Once diagnosed, treatment involves firstly reducing the inflammation with rest, cold compresses and anti-inflammatories, followed by massage and careful mobilisation to help relieve pain and stiffness and restore the range of movement. Specific supports can also be quite beneficial at this time.
Preventing tennis elbow
Preventing tennis elbow is tough but here are a few pointers:
- If you have tennis elbow, stop doing the activity that is causing pain, or find an alternative way of doing it that does not place stress on your tendons.
- Avoid using your wrist and elbow more than the rest of your arm. Spread the load to the larger muscles of your shoulder and upper arm.
- If you play a sport that involves repetitive movements, such as tennis or squash, getting some coaching advice to help improve your technique may help you avoid getting tennis elbow.
- Before playing a sport that involves repetitive arm movements, warm up properly and gently stretch your arm muscles to help avoid injury.
- Use lightweight tools or racquets and enlarge their grip size to help you avoid putting excess strain on your tendons.
- Wear a tennis elbow support when you are using your arm, and take it off while you are resting or sleeping to help prevent further damage to your tendons. Ask your osteopath for advice about the best type of brace or splint to use.
Increasing the strength of your forearm muscles can help prevent tennis elbow. Your osteopath can advise you about exercises to build up your forearm muscles.
Andrew Doody is an osteopath at Fleet Street Clinic and is fully registered with the General Osteopathic Council (GOSC). Book an appointment with him if you have any musculoskeletal injuries.
With the Rugby World Cup in full swing, our osteopath Andrew Doody takes you through some of the most common injuries in this most physical of sports.
The five most common rugby injuries:
A medial collateral ligament tear
This is the ligament on the inside of the knee. It stabilises the knee (along with the lateral collateral and cruciate ligaments). Due to the nature of tackling a player by hitting into the outside of the leg, this can often gap the opposite side, putting the ligament under enough strain to tear or even rupture. Quick changes of direction can also strain this ligament.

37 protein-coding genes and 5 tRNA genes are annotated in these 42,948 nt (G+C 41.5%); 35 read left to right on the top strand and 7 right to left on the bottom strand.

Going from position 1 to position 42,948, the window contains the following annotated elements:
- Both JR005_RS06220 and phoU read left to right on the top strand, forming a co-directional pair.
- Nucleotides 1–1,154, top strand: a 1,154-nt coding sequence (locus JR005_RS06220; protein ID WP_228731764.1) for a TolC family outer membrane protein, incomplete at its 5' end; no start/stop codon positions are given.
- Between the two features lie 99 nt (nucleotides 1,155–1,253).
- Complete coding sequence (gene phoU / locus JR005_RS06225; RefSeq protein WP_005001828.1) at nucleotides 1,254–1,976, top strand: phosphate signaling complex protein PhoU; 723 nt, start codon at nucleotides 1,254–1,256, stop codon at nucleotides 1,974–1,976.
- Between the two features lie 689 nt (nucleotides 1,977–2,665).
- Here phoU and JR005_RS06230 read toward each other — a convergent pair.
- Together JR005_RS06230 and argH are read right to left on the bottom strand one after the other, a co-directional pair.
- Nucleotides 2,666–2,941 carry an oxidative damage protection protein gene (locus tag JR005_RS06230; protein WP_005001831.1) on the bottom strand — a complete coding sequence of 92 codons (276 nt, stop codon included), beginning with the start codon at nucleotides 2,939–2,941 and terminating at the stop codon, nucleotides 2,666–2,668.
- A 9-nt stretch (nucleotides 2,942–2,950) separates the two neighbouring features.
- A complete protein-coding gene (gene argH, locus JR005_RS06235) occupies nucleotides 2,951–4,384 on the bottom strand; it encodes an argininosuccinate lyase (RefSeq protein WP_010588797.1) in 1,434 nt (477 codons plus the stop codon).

Haematoma of the thigh
In similar circumstances as the MCL injuries during tackling, impact on the thigh can often cause severe bruising of an area as the soft tissues are smashed against the thigh bone with blood vessels being damaged and blood then clotting around the area.
The three muscles on the back of the thigh, commonly known as the hamstrings are often injured in many sports, not only rugby. Rapid changes of pace can strain the muscle, especially if it is not fully warmed up (although research is beginning to show it’s not quite as simple as previously thought). Mechanical issues in the leg such as gait on running can also add to the danger of a tear.
In a similar fashion, the calf muscle is often strained, usually where it attaches to the Achilles tendon. Again, overuse, especially on a tired muscle, can cause strains, as can the mechanics of the foot and ankle complex.
The one that has the spotlight on it most recently is, of course, concussion. Any blow to the head can cause varying degrees of concussion. This can be from mild to extremely serious. Very difficult to prevent in rugby, the emphasis has fallen on rapid identification of when a concussion has occurred and immediate action to minimise the danger of ongoing damage.
Rugby is a rough sport and it is always difficult to greatly lower the risk of injury without hugely compromising what is a great game. The RFU is working hard to achieve this though, through changes to the laws of rugby. As well as raising awareness of injuries, both in regard to preventative factors and response after injury occurs.
Osteopathy can stretch and condition the muscles and ease the pain; a routine of stretches to carry out at home can also be recommended. Andrew Doody offers a trusted osteopathy service which can assist with pain relief and also address the underlying causes of injuries, decreasing your chances of future injury.
If you have had a rugby injury or are experiencing any musculoskeletal problems, you can book an appointment online.